Population Pharmacokinetics of Piperacillin in the Early Phase of Septic Shock: Does Standard Dosing Result in Therapeutic Plasma Concentrations?

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  • Kristina Öbrink-Hansen
  • ,
  • Rasmus Vestergaard Juul, Department of Drug Design and Pharmacology, Faculty of Health and Medical Sciences, University of Copenhagen, Danmark
  • Merete Storgaard
  • Marianne Kragh Thomsen
  • Tore Forsingdal Hardlei
  • Birgitte Brock
  • ,
  • Mads Kreilgaard, Department of Drug Design and Pharmacology, University of Copenhagen, Universitetsparken 2, 2100 Copenhagen (Denmark)
  • ,
  • Jakob Gjedsted

Antibiotic dosing in septic shock patients poses a challenge for clinicians due to the pharmacokinetic (PK) variability seen in this patient population. Piperacillin-tazobactam is often used for empirical treatment, and initial appropriate dosing is crucial for reducing mortality. Accordingly, we determined the pharmacokinetic profile of piperacillin (4 g) every 8 h, during the third consecutive dosing interval, in 15 patients treated empirically for septic shock. We developed a population pharmacokinetic model to assess empirical dosing and to simulate alternative dosing regimens and modes of administration. Time above the MIC (T>MIC) predicted for each patient was evaluated against clinical breakpoint MIC for Pseudomonas aeruginosa (16 mg/liter). Pharmacokinetic-pharmacodynamic (PK/PD) targets evaluated were 50% fT>4×MIC and 100% fT>MIC. A population PK model was developed using NONMEM, and data were best described by a two-compartment model. Central and intercompartmental clearances were 3.6 liters/h (relative standard error [RSE], 15.7%) and 6.58 liters/h (RSE, 16.4%), respectively, and central and peripheral volumes were 7.3 liters (RSE, 11.8%) and 3.9 liters (RSE, 9.7%), respectively. Piperacillin plasma concentrations varied considerably between patients and were associated with levels of plasma creatinine. Patients with impaired renal function were more likely to achieve predefined PK/PD targets than were patients with preserved or augmented renal function. Simulations of alternative dosing regimens showed that frequent intermittent bolus dosing as well as dosing by extended and continuous infusion increases the probability of attaining therapeutic plasma concentrations. For septic shock patients with preserved or augmented renal function, dose increment or prolonged infusion of the drug needs to be considered. (This study has been registered at ClinicalTrials.gov under registration no. NCT02306928.).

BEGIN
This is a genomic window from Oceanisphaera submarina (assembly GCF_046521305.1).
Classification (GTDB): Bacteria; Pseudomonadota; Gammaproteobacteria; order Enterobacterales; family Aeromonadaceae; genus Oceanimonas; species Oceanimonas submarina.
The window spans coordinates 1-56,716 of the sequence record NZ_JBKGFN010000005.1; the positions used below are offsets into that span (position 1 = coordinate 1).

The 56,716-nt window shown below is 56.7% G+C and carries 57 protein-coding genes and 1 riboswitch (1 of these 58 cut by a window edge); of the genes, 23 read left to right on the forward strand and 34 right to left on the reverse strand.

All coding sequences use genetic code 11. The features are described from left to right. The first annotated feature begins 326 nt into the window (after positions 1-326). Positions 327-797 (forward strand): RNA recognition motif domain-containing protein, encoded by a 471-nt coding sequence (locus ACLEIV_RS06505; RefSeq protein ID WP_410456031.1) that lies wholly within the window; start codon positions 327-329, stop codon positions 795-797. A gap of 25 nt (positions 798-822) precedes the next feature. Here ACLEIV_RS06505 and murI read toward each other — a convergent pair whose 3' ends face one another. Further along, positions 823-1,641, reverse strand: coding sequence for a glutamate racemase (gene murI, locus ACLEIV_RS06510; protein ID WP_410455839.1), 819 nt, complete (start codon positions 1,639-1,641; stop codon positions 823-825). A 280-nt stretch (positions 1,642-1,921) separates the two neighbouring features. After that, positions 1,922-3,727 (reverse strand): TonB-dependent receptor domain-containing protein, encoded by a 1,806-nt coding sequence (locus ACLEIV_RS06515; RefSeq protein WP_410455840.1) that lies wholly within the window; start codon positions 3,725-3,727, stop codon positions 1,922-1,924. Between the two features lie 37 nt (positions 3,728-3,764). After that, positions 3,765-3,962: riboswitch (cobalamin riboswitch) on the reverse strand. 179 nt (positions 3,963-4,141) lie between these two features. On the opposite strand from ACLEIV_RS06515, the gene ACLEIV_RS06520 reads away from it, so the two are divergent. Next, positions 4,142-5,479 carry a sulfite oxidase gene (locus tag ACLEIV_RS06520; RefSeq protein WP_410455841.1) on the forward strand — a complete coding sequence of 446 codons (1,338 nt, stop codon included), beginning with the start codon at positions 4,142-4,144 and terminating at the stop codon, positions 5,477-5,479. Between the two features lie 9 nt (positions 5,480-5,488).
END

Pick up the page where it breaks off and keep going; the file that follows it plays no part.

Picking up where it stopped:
TidsskriftAntimicrobial Agents and Chemotherapy
Sider (fra-til)7018-26
Antal sider9
StatusUdgivet - nov. 2015

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